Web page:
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Boyes gives Bruins a building block

by Staff Writer / Boston Bruins

Please note: This story was originally written for and appeared on April 13, 2006.

By James Murphy | correspondent

When Brad Boyes arrived at the TD Banknorth Garden December 1st, he was greeted with the news that Joe Thornton had been traded to the San Jose Sharks for Brad Stuart, Marco Sturm and Wayne Primeau. Boyes was obviously sad to see his captain go, but at the same time, he was relieved that he wasn't the one who was dealt.

After all, Boyes had already been traded twice and never really given a shot to succeed in the NHL. At this point in the Boston Bruins' season, he was still low on the depth chart for Boston and he didn't want to be traded away before he was given a chance to prove himself.

"I was definitely scared that morning when I heard there was a big trade," Boyes recalled. "I remember thinking 'Oh no, not again.'" But then I found out it was Joe and I was pretty relieved. Obviously, I didn't want to see him go and, of course, having your captain traded during your rookie season is an interesting experience. But I just thought 'Thank God it wasn't me.'"

Now, over four months later, as a frustrating season in Boston comes to a close, the Bruins are thanking themselves that they didn't become the third team in as many seasons to trade away the 23-year-old rookie from Mississauga, Ontario. In 80 games, Boyes was third in rookie scoring with 68 points and fifth in goals with 26.

"He took advantage of the chances given to him and has really become an important part of this team," Bruins coach Mike Sullivan said. "He had a great year in Providence last season and has taken advantage of his chances here. He's one of the better rookies in the league now and that's a testament to his hard work."

Providence Bruins head coach Scott Gordon coached Boyes in the AHL last season and knew after what he saw then, that Boyes could make it at the NHL level.

"We were very impressed with Brad's play last season and you could see as the season went on that he had the tools to make it," Gordon said. "He has a solid understanding of the game, great instincts and because of that, he knows where to be and always finds his way to the net and the puck."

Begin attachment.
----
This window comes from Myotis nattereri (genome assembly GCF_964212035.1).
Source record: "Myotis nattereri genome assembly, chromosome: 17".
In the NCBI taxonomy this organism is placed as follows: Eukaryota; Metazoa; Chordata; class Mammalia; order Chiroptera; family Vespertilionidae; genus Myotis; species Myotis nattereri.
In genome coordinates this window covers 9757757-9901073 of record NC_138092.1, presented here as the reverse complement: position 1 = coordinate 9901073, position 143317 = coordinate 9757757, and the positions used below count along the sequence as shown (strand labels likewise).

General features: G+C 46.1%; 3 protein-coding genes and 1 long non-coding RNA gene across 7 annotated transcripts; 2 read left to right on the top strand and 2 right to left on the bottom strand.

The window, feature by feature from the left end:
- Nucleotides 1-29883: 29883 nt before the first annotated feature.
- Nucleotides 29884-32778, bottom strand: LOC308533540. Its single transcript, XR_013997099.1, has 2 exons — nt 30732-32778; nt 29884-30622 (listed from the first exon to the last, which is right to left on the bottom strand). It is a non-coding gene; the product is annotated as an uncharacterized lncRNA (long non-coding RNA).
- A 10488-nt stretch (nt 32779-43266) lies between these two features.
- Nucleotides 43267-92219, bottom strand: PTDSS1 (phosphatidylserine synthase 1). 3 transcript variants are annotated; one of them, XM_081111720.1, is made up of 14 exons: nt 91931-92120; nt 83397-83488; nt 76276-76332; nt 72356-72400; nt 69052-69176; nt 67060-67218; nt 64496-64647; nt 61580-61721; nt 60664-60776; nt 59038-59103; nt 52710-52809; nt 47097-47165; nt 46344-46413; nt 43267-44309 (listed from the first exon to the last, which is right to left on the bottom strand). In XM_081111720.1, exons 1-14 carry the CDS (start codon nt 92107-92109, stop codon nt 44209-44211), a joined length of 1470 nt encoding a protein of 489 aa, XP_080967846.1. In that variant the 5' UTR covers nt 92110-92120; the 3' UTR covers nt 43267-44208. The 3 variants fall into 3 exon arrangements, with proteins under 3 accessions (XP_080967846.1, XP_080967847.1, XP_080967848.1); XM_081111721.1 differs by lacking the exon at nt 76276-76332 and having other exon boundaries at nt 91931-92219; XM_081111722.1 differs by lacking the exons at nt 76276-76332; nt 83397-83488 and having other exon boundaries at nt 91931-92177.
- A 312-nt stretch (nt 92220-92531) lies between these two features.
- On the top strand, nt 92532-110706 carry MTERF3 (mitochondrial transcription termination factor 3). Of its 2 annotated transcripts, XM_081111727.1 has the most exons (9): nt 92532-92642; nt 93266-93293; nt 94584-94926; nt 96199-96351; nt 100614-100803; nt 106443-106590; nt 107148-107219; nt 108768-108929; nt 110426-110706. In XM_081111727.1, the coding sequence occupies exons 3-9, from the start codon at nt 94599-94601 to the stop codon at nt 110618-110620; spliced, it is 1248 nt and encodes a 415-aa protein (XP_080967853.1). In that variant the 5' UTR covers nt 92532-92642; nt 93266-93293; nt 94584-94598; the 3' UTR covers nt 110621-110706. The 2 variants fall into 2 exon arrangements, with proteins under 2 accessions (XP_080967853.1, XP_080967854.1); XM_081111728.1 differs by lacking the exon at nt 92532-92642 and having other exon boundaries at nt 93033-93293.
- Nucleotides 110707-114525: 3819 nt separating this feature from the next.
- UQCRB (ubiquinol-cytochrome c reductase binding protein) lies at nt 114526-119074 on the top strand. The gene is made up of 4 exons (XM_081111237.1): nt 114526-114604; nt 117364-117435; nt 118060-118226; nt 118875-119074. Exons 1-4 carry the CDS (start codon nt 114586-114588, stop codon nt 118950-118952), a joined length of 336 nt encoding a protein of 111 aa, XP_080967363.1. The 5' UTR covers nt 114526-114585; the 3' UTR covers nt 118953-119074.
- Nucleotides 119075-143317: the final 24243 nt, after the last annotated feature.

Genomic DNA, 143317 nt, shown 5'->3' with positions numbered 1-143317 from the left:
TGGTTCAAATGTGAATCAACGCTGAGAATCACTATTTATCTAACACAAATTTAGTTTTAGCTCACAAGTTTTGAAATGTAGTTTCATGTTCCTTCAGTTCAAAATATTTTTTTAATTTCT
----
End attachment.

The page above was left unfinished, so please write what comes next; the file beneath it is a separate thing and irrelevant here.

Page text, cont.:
Since the Thornton trade, Boyes, along with Sturm and Patrice Bergeron has formed one of the most dangerous lines in the NHL. Both Bergeron and Sturm enjoy playing with Boyes and see a star in the making.

"He's improved so much over the season and you can see his confidence grow in the way he plays," Bergeron said.

Bergeron has also watched his linemate develop into a crafty playmaker.

"He's got great vision and sees the ice so well," said Bergeron. "You know if you get open, he'll find you. His instinct is strong."

With 28 goals each, both Bergeron and Sturm have benefited from Boyes' passing skills. But while they appreciate his knack to find them in scoring position, they also admire his ability to get himself into scoring position.

"He's a really sneaky guy," Sturm joked. "You see him, then he disappears and then all of a sudden he's there in front of the goal, wide open."

Sturm played one game with Boyes in San Jose, right before he was traded to Boston at the trading deadline in March 2004. He now sees a much smarter and more mature player.

"He's come a long way since I saw him in San Jose," Sturm said. "He has changed his game a lot and used his natural skills. He has good hands and the gift to score."

Sullivan agreed with Sturm and Bergeron, in that Boyes' most impressive attribute is his ability to get open and create scoring opportunities, whether for himself or others.

"He has the ability to make something out of nothing," Sullivan said. "He's good in traffic and he has a knack to be in the right spot at the right time."

According to Boyes, he's simply doing his best to learn and exploit opposing defenses.

"You want to catch guys sleeping," Boyes said. "A lot of times defenseman, forwards, what they do is very mechanical or they use systems. I try to study them and or learn their tendencies and then expose them if I can. I know Marco and Patrice will find me or get open, so if I can do that, chances are we'll get a scoring chance."

Unfortunately for Boyes and his teammates, that's not the only thing they've learned this season. After an active pre-season, hopes were high that Boston would be playing in the first round of the playoffs next week. But thanks to an array of injuries and a plethora of other setbacks, Boyes and the Bruins have learned how hard losing can be.

"It hasn't been easy that's for sure," Boyes said. "But you do your best to learn from it and build momentum for the future."

By not following suit and giving this former first-round pick a chance the Bruins have done just that.
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